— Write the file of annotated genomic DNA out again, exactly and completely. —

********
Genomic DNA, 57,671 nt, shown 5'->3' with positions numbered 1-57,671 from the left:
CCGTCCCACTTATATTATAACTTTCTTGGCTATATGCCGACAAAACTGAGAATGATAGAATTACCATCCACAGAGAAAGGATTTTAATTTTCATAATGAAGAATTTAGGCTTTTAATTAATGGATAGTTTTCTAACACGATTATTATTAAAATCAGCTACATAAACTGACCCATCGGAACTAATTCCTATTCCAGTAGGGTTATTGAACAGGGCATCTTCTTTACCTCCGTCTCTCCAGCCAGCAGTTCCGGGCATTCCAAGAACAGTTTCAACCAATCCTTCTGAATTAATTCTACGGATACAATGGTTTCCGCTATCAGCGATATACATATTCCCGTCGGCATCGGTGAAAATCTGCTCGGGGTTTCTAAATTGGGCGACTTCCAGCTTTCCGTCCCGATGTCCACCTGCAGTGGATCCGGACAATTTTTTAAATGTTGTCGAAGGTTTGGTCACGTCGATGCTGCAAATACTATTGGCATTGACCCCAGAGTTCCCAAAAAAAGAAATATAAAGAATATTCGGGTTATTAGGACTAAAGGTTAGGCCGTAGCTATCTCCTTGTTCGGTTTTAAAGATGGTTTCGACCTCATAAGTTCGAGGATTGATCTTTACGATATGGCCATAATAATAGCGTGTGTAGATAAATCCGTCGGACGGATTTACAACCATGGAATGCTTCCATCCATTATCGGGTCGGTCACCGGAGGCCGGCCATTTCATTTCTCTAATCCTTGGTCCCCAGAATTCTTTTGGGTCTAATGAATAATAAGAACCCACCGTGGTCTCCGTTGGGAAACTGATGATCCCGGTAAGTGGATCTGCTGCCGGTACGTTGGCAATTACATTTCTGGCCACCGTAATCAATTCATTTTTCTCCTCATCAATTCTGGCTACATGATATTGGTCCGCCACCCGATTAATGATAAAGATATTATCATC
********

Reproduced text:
Genomic DNA, 57,671 nt, shown 5'->3' with positions numbered 1-57,671 from the left:
CCGTCCCACTTATATTATAACTTTCTTGGCTATATGCCGACAAAACTGAGAATGATAGAATTACCATCCACAGAGAAAGGATTTTAATTTTCATAATGAAGAATTTAGGCTTTTAATTAATGGATAGTTTTCTAACACGATTATTATTAAAATCAGCTACATAAACTGACCCATCGGAACTAATTCCTATTCCAGTAGGGTTATTGAACAGGGCATCTTCTTTACCTCCGTCTCTCCAGCCAGCAGTTCCGGGCATTCCAAGAACAGTTTCAACCAATCCTTCTGAATTAATTCTACGGATACAATGGTTTCCGCTATCAGCGATATACATATTCCCGTCGGCATCGGTGAAAATCTGCTCGGGGTTTCTAAATTGGGCGACTTCCAGCTTTCCGTCCCGATGTCCACCTGCAGTGGATCCGGACAATTTTTTAAATGTTGTCGAAGGTTTGGTCACGTCGATGCTGCAAATACTATTGGCATTGACCCCAGAGTTCCCAAAAAAAGAAATATAAAGAATATTCGGGTTATTAGGACTAAAGGTTAGGCCGTAGCTATCTCCTTGTTCGGTTTTAAAGATGGTTTCGACCTCATAAGTTCGAGGATTGATCTTTACGATATGGCCATAATAATAGCGTGTGTAGATAAATCCGTCGGACGGATTTACAACCATGGAATGCTTCCATCCATTATCGGGTCGGTCACCGGAGGCCGGCCATTTCATTTCTCTAATCCTTGGTCCCCAGAATTCTTTTGGGTCTAATGAATAATAAGAACCCACCGTGGTCTCCGTTGGGAAACTGATGATCCCGGTAAGTGGATCTGCTGCCGGTACGTTGGCAATTACATTTCTGGCCACCGTAATCAATTCATTTTTCTCCTCATCAATTCTGGCTACATGATATTGGTCCGCCACCCGATTAATGATAAAGATATTATCATC